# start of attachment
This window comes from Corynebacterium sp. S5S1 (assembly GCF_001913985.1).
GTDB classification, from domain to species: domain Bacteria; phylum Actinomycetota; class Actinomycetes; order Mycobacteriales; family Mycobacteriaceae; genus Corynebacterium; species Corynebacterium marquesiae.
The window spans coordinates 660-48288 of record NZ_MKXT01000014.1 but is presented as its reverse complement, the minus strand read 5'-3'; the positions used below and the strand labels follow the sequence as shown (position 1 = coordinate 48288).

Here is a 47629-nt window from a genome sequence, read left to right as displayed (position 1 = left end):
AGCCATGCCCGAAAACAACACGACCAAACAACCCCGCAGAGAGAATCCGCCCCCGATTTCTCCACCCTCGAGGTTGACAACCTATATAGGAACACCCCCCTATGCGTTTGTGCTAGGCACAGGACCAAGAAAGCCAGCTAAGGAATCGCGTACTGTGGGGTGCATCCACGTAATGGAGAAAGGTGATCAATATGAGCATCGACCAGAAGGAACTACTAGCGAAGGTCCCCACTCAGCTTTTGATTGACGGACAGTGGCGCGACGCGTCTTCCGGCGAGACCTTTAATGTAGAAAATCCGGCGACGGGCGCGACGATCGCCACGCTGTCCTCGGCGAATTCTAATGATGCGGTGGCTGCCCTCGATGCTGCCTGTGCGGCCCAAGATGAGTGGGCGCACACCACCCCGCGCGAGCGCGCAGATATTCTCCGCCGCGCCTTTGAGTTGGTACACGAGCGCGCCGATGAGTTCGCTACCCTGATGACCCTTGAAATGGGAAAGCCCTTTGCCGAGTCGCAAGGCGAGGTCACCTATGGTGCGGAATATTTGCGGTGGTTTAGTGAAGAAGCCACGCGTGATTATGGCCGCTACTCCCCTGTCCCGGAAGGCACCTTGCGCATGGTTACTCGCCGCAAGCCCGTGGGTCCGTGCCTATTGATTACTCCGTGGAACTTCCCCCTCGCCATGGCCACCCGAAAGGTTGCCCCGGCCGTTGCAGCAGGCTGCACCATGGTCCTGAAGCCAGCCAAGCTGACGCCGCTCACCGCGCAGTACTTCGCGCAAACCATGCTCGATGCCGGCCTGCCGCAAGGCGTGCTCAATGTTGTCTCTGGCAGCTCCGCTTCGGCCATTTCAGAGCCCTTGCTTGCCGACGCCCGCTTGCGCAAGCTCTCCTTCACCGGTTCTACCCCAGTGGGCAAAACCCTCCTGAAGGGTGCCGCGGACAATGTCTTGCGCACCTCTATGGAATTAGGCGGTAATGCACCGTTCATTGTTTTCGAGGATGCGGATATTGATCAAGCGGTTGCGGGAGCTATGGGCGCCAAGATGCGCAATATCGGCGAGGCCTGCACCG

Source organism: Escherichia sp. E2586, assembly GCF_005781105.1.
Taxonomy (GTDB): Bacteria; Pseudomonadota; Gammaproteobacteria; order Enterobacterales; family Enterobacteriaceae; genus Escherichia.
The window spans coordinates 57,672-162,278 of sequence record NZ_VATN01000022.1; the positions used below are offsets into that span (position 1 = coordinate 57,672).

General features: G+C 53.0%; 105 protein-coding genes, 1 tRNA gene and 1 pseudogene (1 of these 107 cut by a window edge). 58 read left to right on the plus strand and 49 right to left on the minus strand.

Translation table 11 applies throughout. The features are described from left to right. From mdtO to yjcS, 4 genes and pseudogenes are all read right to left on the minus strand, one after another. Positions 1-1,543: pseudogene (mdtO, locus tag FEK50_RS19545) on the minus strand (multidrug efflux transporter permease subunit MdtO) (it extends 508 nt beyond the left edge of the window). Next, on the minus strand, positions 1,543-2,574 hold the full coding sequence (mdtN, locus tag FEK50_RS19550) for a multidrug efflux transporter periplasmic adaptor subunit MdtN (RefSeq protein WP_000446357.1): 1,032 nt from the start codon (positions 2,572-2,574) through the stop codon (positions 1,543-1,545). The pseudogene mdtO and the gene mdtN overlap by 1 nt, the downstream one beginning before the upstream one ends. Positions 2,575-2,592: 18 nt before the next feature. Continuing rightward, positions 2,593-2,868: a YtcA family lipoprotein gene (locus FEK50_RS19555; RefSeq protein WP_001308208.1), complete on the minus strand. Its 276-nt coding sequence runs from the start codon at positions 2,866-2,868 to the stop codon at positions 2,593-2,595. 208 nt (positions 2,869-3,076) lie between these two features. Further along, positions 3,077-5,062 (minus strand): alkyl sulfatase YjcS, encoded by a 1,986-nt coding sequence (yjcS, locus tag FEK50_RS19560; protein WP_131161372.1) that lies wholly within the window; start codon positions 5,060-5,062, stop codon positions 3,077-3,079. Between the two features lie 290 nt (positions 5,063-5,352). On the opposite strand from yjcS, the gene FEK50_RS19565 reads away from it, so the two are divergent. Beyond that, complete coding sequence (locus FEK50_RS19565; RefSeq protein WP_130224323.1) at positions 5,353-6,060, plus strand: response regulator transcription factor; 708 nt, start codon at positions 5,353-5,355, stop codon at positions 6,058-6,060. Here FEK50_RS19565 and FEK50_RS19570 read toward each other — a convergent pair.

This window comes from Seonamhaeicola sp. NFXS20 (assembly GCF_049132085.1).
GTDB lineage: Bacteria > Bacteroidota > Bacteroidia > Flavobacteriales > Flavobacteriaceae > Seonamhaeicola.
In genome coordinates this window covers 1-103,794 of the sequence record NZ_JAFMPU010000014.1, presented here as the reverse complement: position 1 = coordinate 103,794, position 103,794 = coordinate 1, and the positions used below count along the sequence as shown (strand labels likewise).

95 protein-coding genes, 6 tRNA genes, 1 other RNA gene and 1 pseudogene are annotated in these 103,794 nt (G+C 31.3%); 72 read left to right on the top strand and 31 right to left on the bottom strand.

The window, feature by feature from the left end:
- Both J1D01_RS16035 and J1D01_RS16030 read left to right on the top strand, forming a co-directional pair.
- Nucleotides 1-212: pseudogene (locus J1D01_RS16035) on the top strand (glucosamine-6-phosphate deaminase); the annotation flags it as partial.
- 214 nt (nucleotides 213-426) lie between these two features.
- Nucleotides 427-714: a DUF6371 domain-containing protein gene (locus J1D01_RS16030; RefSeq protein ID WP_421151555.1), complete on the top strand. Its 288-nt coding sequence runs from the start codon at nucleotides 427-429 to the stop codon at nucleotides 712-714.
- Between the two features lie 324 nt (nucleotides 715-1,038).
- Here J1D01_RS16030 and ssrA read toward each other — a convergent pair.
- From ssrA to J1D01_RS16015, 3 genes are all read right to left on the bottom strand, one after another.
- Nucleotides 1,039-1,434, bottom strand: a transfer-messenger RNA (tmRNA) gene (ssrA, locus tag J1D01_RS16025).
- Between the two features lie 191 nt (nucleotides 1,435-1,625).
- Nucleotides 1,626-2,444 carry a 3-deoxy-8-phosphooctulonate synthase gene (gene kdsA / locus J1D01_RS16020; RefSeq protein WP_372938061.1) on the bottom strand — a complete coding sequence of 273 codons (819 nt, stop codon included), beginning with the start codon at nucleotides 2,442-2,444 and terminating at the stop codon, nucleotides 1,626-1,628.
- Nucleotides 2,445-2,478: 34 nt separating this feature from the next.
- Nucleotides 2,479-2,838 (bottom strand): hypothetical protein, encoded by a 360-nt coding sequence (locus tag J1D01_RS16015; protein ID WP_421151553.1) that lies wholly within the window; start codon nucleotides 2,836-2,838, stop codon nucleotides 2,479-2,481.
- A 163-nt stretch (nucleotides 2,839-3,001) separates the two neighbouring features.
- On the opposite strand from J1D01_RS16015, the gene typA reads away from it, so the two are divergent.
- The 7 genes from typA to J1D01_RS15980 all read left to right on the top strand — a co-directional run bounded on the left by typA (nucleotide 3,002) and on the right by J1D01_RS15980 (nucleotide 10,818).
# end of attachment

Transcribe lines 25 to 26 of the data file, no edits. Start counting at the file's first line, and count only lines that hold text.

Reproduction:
- Nucleotides 1,626-2,444 carry a 3-deoxy-8-phosphooctulonate synthase gene (gene kdsA / locus J1D01_RS16020; RefSeq protein WP_372938061.1) on the bottom strand — a complete coding sequence of 273 codons (819 nt, stop codon included), beginning with the start codon at nucleotides 2,442-2,444 and terminating at the stop codon, nucleotides 1,626-1,628.
- Nucleotides 2,445-2,478: 34 nt separating this feature from the next.